Sponsored By

AI Powers Next-Gen Plastic-Film Recycling

Hyperspectral imaging technology uses deep-learning artificial intelligence to sort flexible packaging and other films rapidly and efficiently.

Kate Bertrand Connolly 1, Freelance Writer

May 6, 2024

3 Min Read
Hyperspectral analyzer ID's different packaging films
AI-assisted vision system reads processes up to 300 spectral bands vs. three bands done conventionally. Metaspectral, Rick Lingle via Canva

At a Glance

  • Metaspectral wins $109,000 contract from the Canadian government.
  • Advanced imaging, paired with AI, can identify and separate challenging flexible materials.
  • Hyperspectral technology will virtually eliminate contamination in recycled films, boosting their value.

Environment Climate Change Canada (ECCC) has awarded a six-month, six-figure contract to Vancouver, BC-based Metaspectral to test an artificial-intelligence-enabled plastic-film sorting technology.

The CAD$150,000/$108,962 contract is part of the Canadian Plastics Innovation Challenge, a program focused on improving the collection and sorting of flexible packaging and other plastic films in Canada.

Metaspectral’s technology uses specialized cameras to capture hyperspectral images of waste plastics, thus detecting the materials’ chemical signatures. Deep learning algorithms then process the images, identifying the composition of the materials at the polymer level.

The signatures include up to 300 spectral bands, vs. three bands with conventional computer-vision systems. Using AI algorithms to analyze the signatures and identify materials enables fast sorting that is more accurate than conventional manual and automated sorting.

According to ECCC, Canada generated about 1.4 million tons of plastic film in 2019, a fraction of which — less than 4% — was recycled, primarily because of collection and sorting challenges. Flexible packaging is also a pollutant, littering Canadian shorelines and other natural environments.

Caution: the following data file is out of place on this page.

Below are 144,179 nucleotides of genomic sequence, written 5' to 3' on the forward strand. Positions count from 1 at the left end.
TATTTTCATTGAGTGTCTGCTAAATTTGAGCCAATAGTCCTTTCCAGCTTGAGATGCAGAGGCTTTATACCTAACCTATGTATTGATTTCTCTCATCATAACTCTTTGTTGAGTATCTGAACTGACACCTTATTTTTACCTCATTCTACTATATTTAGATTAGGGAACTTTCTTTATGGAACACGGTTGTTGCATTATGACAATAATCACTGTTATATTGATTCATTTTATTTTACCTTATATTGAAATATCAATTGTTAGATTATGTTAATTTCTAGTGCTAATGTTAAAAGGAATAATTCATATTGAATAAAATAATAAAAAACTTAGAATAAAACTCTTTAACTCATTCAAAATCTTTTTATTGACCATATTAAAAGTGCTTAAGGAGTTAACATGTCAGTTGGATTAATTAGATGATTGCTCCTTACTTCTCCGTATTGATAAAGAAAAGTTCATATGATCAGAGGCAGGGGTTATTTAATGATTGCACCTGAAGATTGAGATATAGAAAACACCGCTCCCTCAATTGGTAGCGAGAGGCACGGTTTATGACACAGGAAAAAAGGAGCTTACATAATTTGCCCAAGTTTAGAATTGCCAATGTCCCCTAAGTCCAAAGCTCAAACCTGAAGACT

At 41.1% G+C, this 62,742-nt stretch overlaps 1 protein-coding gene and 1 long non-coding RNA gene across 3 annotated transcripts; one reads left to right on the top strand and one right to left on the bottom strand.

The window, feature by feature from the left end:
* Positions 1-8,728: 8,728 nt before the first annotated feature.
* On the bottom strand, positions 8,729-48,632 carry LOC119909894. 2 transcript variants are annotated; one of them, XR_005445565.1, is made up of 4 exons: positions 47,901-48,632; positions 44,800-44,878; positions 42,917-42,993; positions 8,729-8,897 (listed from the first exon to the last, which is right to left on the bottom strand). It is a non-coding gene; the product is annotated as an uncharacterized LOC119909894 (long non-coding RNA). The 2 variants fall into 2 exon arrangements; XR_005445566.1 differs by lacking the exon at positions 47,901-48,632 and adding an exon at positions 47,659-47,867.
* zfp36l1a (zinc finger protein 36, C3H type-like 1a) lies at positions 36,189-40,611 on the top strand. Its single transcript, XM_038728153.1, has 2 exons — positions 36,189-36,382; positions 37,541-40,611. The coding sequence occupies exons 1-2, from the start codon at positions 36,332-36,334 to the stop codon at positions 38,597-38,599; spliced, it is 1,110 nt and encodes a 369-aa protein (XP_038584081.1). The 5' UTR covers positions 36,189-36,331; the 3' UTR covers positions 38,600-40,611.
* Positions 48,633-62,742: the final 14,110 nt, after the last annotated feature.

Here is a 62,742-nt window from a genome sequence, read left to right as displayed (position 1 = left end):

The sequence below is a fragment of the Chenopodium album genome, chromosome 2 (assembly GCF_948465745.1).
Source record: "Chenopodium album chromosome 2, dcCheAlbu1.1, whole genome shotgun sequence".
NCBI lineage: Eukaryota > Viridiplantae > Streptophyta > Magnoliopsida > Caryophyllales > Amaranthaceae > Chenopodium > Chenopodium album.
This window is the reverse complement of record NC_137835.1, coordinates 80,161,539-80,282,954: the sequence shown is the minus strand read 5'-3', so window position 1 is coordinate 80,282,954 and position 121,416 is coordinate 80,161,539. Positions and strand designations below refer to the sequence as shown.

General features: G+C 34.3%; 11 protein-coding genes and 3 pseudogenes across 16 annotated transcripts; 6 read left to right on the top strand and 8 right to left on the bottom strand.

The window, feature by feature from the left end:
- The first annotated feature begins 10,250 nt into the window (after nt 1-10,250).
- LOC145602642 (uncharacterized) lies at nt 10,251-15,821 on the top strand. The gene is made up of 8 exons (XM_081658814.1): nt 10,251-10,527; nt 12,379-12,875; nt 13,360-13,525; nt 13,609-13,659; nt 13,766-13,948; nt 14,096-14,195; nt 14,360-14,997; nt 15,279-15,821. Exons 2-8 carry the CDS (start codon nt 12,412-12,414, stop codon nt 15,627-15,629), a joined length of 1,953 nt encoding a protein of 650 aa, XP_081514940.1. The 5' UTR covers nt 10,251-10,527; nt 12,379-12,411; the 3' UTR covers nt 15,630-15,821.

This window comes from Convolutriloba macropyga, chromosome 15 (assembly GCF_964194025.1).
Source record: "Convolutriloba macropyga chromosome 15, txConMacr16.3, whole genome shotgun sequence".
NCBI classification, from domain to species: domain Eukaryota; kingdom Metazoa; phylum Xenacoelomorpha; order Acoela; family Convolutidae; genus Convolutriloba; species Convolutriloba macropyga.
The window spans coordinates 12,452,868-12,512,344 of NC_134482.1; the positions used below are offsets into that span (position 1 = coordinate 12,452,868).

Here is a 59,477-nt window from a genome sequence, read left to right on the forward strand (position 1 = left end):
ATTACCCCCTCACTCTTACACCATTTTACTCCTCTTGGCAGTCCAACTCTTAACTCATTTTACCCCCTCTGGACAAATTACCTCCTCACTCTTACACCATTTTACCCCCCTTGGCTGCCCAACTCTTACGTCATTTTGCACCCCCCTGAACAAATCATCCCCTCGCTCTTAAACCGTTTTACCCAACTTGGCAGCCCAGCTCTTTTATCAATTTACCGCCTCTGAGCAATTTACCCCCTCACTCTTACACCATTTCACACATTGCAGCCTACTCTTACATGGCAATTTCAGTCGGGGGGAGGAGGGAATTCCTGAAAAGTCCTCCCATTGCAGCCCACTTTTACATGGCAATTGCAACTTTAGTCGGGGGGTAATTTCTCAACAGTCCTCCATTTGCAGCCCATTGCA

Detects packaging films and more.

“During the six-month [contract] period, the focus is on demonstrating the technical and scientific merit and feasibility of Metaspectral's approach,” says Francis Doumet, CEO and cofounder of Metaspectral. The company “will train models to detect a variety of kinds of thin film and assess their accuracy.”

Doumet adds that “the focus of the project is on challenging materials,” so Metaspectral will investigate a range of films, including monolayer, multilayer, metallized, laminated, and coextruded materials.

The company will test films used for packaging and also films sourced from medical facilities. Testing will be performed at the company’s Vancouver facility. During the contract period, Metaspectral will test the accuracy of its models in identifying various films.


Historically, the challenges inherent in sorting plastic-film waste have resulted in landfill and incineration of the materials rather than recycling. Or, waste films have been baled together, causing contamination that reduces the recycled materials’ market value.

Films are “often particularly challenging” to recycle for two key reasons, Doumet explains. First, many films are transparent, so the film and whatever is beneath the film both reflect back into the sensor. Second, films are thin, so “the reflection of the light from the material is very weak, which impedes the material identification.”

He adds, “Metaspectral's approach uses hyperspectral imaging and AI to unmix those signals … determining different materials in a stack and extracting more information from a weak signal.”

Technology has industry, government support.

A leading Canadian recycler, Merlin Plastics, already uses Metaspectral’s technology for sorting consumer recyclables. In Merlin’s system, robotic equipment automatically picks selected items off the conveyor belt. Metaspectral’s hyperspectral cameras are installed above Merlin’s conveyors.

Additionally, in 2023 Metaspectral received CAD$419,226/$305,090 from the CleanBC Plastics Action Fund. CleanBC is a British Columbia government initiative that aims to lower climate-changing emissions by 40% by 2030. The investment supports the development and installation of technology for automating separation of homopolymer high-density polyethylene (HDPE) containers from copolymer-HDPA containers. The goal is greater than 90% sorting accuracy.

Homopolymer HDPE is used to make milk jugs. In contrast, copolymer HDPA containers are typically used for detergents and automotive oil.

Metaspectral’s ability to separate copolymer HDPE from homopolymer HDPE again addresses contamination and the subsequent problem of reduced value for the recycled plastics — a common occurrence with conventional human and computer-vision sorting systems that cannot differentiate between copolymer and homopolymer HDPE.

About the Author(s)

Kate Bertrand Connolly 1

Freelance Writer

Kate Bertrand Connolly has been covering innovations, trends, and technologies in packaging, branding, and business since 1981.

Sign up for the PlasticsToday NewsFeed newsletter.

You May Also Like